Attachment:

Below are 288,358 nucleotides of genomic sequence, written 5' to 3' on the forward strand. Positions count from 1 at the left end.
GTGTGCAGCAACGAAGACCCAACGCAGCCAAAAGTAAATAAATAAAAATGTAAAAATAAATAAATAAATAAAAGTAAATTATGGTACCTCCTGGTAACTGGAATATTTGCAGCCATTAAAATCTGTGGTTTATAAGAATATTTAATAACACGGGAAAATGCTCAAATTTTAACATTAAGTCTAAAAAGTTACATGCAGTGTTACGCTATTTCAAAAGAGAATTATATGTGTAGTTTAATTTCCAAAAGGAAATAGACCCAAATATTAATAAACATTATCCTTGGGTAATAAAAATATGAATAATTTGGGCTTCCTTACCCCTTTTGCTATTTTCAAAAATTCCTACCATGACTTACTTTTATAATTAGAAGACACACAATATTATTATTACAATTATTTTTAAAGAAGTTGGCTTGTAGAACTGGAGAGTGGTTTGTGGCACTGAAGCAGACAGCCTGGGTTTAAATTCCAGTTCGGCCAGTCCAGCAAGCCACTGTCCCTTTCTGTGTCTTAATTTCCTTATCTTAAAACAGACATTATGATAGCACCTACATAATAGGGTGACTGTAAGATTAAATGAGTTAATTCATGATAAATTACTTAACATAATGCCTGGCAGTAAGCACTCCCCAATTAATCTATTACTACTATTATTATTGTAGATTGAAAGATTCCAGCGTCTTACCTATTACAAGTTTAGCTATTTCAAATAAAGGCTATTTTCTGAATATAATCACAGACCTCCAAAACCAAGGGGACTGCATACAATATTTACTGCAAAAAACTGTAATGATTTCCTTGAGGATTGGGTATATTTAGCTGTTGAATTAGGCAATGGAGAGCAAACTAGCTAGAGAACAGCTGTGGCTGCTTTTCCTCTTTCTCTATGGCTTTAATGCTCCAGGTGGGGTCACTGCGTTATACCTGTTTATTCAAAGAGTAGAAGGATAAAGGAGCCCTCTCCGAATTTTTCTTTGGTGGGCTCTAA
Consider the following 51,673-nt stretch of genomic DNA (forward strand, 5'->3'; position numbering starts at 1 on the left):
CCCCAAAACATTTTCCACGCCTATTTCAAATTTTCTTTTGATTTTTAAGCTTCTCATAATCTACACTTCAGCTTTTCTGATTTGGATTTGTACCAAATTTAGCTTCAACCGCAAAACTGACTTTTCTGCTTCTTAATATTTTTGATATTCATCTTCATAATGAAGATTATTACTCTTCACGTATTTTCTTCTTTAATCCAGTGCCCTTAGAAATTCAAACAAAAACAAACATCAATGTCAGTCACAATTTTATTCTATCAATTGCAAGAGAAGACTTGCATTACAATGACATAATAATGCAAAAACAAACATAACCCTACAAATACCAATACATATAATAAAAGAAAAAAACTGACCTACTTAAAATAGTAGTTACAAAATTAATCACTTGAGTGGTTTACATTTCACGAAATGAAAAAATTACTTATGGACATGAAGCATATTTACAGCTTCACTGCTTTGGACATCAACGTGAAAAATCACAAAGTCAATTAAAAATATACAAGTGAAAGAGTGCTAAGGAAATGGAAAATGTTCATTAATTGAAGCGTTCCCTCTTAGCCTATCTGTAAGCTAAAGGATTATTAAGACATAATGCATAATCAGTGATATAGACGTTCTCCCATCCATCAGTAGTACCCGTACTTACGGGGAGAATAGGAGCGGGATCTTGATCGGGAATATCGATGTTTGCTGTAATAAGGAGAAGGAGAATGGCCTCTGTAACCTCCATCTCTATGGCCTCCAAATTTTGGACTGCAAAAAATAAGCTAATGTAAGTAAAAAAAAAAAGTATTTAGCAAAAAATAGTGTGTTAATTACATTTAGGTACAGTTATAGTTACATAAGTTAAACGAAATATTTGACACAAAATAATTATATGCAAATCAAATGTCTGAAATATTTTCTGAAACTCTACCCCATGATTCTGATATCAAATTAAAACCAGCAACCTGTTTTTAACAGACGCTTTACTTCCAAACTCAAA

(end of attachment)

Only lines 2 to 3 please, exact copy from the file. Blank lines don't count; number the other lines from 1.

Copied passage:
GTGTGCAGCAACGAAGACCCAACGCAGCCAAAAGTAAATAAATAAAAATGTAAAAATAAATAAATAAATAAAAGTAAATTATGGTACCTCCTGGTAACTGGAATATTTGCAGCCATTAAAATCTGTGGTTTATAAGAATATTTAATAACACGGGAAAATGCTCAAATTTTAACATTAAGTCTAAAAAGTTACATGCAGTGTTACGCTATTTCAAAAGAGAATTATATGTGTAGTTTAATTTCCAAAAGGAAATAGACCCAAATATTAATAAACATTATCCTTGGGTAATAAAAATATGAATAATTTGGGCTTCCTTACCCCTTTTGCTATTTTCAAAAATTCCTACCATGACTTACTTTTATAATTAGAAGACACACAATATTATTATTACAATTATTTTTAAAGAAGTTGGCTTGTAGAACTGGAGAGTGGTTTGTGGCACTGAAGCAGACAGCCTGGGTTTAAATTCCAGTTCGGCCAGTCCAGCAAGCCACTGTCCCTTTCTGTGTCTTAATTTCCTTATCTTAAAACAGACATTATGATAGCACCTACATAATAGGGTGACTGTAAGATTAAATGAGTTAATTCATGATAAATTACTTAACATAATGCCTGGCAGTAAGCACTCCCCAATTAATCTATTACTACTATTATTATTGTAGATTGAAAGATTCCAGCGTCTTACCTATTACAAGTTTAGCTATTTCAAATAAAGGCTATTTTCTGAATATAATCACAGACCTCCAAAACCAAGGGGACTGCATACAATATTTACTGCAAAAAACTGTAATGATTTCCTTGAGGATTGGGTATATTTAGCTGTTGAATTAGGCAATGGAGAGCAAACTAGCTAGAGAACAGCTGTGGCTGCTTTTCCTCTTTCTCTATGGCTTTAATGCTCCAGGTGGGGTCACTGCGTTATACCTGTTTATTCAAAGAGTAGAAGGATAAAGGAGCCCTCTCCGAATTTTTCTTTGGTGGGCTCTAA
Consider the following 51,673-nt stretch of genomic DNA (forward strand, 5'->3'; position numbering starts at 1 on the left):